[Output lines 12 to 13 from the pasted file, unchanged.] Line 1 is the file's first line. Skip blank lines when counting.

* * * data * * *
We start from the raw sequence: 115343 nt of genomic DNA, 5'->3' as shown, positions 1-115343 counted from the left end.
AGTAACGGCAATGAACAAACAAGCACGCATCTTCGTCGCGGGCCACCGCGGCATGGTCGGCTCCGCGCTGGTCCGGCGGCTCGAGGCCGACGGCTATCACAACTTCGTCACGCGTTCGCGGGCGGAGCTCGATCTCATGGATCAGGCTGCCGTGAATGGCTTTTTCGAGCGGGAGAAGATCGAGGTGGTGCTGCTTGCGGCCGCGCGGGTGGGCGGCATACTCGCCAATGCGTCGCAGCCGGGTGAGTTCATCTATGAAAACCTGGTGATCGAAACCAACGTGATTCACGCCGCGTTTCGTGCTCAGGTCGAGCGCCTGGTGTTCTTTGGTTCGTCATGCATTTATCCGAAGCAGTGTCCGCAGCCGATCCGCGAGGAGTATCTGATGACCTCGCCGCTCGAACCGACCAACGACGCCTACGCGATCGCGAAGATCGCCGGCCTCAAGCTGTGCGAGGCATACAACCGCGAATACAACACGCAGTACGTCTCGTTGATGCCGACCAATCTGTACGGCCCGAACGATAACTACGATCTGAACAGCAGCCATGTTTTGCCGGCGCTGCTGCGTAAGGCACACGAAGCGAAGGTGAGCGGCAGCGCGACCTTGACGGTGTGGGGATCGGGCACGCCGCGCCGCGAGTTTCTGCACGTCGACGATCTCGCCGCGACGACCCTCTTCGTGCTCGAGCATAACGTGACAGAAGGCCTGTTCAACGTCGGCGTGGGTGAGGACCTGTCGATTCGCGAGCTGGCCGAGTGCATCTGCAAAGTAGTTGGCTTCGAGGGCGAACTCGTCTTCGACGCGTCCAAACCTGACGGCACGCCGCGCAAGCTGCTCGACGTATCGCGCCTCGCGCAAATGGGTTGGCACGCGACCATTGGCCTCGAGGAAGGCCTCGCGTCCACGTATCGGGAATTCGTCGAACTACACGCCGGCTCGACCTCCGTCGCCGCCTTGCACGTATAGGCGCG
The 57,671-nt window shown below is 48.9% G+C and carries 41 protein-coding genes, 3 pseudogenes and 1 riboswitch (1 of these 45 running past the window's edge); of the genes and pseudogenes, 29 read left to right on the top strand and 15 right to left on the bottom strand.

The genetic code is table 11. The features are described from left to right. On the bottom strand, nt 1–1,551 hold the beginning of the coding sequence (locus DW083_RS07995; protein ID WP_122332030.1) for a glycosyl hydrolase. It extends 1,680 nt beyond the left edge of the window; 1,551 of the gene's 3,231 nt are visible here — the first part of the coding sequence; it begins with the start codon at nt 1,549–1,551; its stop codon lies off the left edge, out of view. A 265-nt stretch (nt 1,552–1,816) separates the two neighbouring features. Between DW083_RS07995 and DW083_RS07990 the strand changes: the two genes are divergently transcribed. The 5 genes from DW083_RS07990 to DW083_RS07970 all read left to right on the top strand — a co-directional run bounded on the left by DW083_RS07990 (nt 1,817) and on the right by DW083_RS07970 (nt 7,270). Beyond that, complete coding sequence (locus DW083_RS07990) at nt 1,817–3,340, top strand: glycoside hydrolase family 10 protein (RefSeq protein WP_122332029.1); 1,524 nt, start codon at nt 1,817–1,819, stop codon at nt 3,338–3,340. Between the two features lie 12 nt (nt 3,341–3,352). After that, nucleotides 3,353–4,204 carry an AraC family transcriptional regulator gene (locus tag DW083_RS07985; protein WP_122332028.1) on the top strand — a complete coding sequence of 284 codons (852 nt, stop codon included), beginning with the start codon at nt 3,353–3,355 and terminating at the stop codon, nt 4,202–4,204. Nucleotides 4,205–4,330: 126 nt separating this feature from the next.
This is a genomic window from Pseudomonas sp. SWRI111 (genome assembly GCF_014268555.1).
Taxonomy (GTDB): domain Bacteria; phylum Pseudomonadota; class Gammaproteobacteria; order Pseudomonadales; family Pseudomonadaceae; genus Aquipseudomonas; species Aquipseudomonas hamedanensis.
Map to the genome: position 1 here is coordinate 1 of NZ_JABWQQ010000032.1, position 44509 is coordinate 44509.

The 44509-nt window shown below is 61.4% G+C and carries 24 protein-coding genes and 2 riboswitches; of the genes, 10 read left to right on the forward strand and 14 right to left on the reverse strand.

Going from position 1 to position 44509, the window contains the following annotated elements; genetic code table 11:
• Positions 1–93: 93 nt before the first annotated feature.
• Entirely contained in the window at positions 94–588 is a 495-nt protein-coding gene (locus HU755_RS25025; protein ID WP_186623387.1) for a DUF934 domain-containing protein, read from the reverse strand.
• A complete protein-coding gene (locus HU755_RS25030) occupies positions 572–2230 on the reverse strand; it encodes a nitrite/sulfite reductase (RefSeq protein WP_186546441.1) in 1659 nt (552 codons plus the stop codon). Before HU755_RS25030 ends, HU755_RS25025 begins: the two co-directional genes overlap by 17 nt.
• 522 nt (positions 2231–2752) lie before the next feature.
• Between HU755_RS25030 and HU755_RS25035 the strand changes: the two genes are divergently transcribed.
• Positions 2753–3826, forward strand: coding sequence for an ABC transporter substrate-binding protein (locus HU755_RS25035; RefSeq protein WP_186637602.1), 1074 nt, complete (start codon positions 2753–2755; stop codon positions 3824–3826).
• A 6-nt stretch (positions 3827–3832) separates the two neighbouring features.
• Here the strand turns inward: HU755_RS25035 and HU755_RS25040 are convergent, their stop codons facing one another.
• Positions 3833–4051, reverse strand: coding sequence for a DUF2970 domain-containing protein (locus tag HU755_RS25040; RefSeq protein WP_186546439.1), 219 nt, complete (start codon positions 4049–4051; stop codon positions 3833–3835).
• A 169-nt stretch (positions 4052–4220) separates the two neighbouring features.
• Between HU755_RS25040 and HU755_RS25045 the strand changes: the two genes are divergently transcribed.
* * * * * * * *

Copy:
• A complete protein-coding gene (locus HU755_RS25030) occupies positions 572–2230 on the reverse strand; it encodes a nitrite/sulfite reductase (RefSeq protein WP_186546441.1) in 1659 nt (552 codons plus the stop codon). Before HU755_RS25030 ends, HU755_RS25025 begins: the two co-directional genes overlap by 17 nt.
• 522 nt (positions 2231–2752) lie before the next feature.